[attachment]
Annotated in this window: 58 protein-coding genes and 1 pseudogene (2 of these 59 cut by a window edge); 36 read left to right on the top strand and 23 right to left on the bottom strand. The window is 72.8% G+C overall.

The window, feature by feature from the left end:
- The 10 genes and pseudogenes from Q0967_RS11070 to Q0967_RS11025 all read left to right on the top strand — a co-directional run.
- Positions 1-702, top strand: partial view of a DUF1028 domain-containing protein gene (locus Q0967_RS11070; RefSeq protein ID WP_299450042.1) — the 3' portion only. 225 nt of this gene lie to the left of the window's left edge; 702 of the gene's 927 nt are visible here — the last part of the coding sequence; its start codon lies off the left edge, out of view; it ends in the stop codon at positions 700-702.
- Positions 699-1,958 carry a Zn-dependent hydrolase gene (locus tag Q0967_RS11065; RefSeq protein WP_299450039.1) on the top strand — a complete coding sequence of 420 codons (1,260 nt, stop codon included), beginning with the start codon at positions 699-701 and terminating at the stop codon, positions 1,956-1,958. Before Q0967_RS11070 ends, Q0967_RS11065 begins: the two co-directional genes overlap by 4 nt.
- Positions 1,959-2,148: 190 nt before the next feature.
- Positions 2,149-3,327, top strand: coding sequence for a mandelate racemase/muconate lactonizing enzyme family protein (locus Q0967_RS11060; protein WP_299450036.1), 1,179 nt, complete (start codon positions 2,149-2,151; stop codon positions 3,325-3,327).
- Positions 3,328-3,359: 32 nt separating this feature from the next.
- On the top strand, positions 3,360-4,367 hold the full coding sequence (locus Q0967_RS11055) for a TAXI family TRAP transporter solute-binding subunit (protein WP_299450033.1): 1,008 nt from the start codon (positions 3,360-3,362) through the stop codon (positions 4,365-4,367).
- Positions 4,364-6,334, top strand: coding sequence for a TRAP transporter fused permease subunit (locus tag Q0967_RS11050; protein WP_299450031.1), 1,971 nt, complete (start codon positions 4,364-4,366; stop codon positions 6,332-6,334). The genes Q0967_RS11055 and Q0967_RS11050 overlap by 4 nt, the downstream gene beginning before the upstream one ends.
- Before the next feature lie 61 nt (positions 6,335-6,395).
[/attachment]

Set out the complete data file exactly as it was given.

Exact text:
Annotated in this window: 58 protein-coding genes and 1 pseudogene (2 of these 59 cut by a window edge); 36 read left to right on the top strand and 23 right to left on the bottom strand. The window is 72.8% G+C overall.

The window, feature by feature from the left end:
- The 10 genes and pseudogenes from Q0967_RS11070 to Q0967_RS11025 all read left to right on the top strand — a co-directional run.
- Positions 1-702, top strand: partial view of a DUF1028 domain-containing protein gene (locus Q0967_RS11070; RefSeq protein ID WP_299450042.1) — the 3' portion only. 225 nt of this gene lie to the left of the window's left edge; 702 of the gene's 927 nt are visible here — the last part of the coding sequence; its start codon lies off the left edge, out of view; it ends in the stop codon at positions 700-702.
- Positions 699-1,958 carry a Zn-dependent hydrolase gene (locus tag Q0967_RS11065; RefSeq protein WP_299450039.1) on the top strand — a complete coding sequence of 420 codons (1,260 nt, stop codon included), beginning with the start codon at positions 699-701 and terminating at the stop codon, positions 1,956-1,958. Before Q0967_RS11070 ends, Q0967_RS11065 begins: the two co-directional genes overlap by 4 nt.
- Positions 1,959-2,148: 190 nt before the next feature.
- Positions 2,149-3,327, top strand: coding sequence for a mandelate racemase/muconate lactonizing enzyme family protein (locus Q0967_RS11060; protein WP_299450036.1), 1,179 nt, complete (start codon positions 2,149-2,151; stop codon positions 3,325-3,327).
- Positions 3,328-3,359: 32 nt separating this feature from the next.
- On the top strand, positions 3,360-4,367 hold the full coding sequence (locus Q0967_RS11055) for a TAXI family TRAP transporter solute-binding subunit (protein WP_299450033.1): 1,008 nt from the start codon (positions 3,360-3,362) through the stop codon (positions 4,365-4,367).
- Positions 4,364-6,334, top strand: coding sequence for a TRAP transporter fused permease subunit (locus tag Q0967_RS11050; protein WP_299450031.1), 1,971 nt, complete (start codon positions 4,364-4,366; stop codon positions 6,332-6,334). The genes Q0967_RS11055 and Q0967_RS11050 overlap by 4 nt, the downstream gene beginning before the upstream one ends.
- Before the next feature lie 61 nt (positions 6,335-6,395).